Metabolism of 1,25-dihydroxyvitamin D3: Evidence for side-chain oxidation

Rajiv Kumar, Deborah Harnden, Hector F. DeLuca

Research output: Contribution to journalArticlepeer-review

62 Scopus citations

Abstract

Approximately 7% of a 650-pmol dose of 25-hydroxy[26,27-14C]vitamin D3 and 25% of a 325-pmol dose of 1,25-dihydroxy[26,27-14C]vitamin D3 are metabolized to 14CO2 by vitamin D deficient rats. Nephrectomy prevents the metabolism of 25-hydroxy[26,27-14C]vitamin D3 to 14CO2 but not that of 1,25-dihydroxy[26,27-14C]vitamin D3. Less than 5% of the 14C from 24,25-dihydroxy[26,27-14C]vitamin D3 is metabolized to 14CO2. Feeding diets high in calcium and supplemented with vitamin D3 markedly diminishes the amount of 14CO2 formed from 25-hydroxy[26,27-14C]vitamin D3 but not that from 1,25-dihydroxy[26,27-14C]vitamin D3. These results provide strong evidence that only 1-hydroxylated vitamin D compounds and especially 1,25-dihydroxyvitamin D3 undergo side-chain oxidation and cleavage to yield an unknown metabolite and CO2.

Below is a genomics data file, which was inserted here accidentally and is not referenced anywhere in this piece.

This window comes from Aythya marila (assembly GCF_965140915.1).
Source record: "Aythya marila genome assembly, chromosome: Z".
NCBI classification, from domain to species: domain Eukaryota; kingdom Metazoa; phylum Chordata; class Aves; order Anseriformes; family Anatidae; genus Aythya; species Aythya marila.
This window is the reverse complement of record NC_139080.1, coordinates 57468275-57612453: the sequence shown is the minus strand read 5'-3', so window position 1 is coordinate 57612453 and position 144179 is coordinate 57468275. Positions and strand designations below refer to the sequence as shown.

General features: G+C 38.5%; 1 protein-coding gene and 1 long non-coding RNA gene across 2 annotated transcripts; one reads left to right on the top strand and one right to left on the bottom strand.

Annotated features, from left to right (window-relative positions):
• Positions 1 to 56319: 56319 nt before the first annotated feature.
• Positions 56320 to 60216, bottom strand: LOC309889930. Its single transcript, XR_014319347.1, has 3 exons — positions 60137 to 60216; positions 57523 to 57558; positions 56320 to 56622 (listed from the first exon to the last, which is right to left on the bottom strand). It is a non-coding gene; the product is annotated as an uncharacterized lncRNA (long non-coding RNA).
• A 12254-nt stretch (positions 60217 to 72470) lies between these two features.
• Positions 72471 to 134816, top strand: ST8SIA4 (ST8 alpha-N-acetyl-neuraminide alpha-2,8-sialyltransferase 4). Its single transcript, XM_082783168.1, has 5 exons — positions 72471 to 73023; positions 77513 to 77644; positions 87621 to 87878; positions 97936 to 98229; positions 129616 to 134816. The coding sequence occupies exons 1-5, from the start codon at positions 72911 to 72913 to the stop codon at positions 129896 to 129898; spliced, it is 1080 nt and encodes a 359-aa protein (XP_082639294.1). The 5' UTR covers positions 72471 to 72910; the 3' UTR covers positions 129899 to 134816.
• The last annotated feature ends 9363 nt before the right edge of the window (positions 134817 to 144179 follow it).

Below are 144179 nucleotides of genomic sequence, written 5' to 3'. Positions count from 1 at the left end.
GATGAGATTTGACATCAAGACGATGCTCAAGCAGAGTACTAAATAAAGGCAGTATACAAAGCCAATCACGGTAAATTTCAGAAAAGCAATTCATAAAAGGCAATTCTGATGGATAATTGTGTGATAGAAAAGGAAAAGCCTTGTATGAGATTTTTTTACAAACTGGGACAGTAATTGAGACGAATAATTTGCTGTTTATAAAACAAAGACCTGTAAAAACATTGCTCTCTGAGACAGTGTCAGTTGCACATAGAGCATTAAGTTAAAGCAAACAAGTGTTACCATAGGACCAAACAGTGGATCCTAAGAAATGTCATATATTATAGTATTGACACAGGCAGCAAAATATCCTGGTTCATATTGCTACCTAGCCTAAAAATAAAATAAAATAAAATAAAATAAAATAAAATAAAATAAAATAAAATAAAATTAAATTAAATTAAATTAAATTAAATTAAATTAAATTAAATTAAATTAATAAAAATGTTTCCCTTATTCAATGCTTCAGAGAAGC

Original languageEnglish (US)
Pages (from-to)2420-2423
Number of pages4
JournalBiochemistry
Volume15
Issue number11
StatePublished - 1976
Externally publishedYes

ASJC Scopus subject areas

  • Biochemistry

Fingerprint Dive into the research topics of 'Metabolism of 1,25-dihydroxyvitamin D<sub>3</sub>: Evidence for side-chain oxidation'. Together they form a unique fingerprint.

Cite this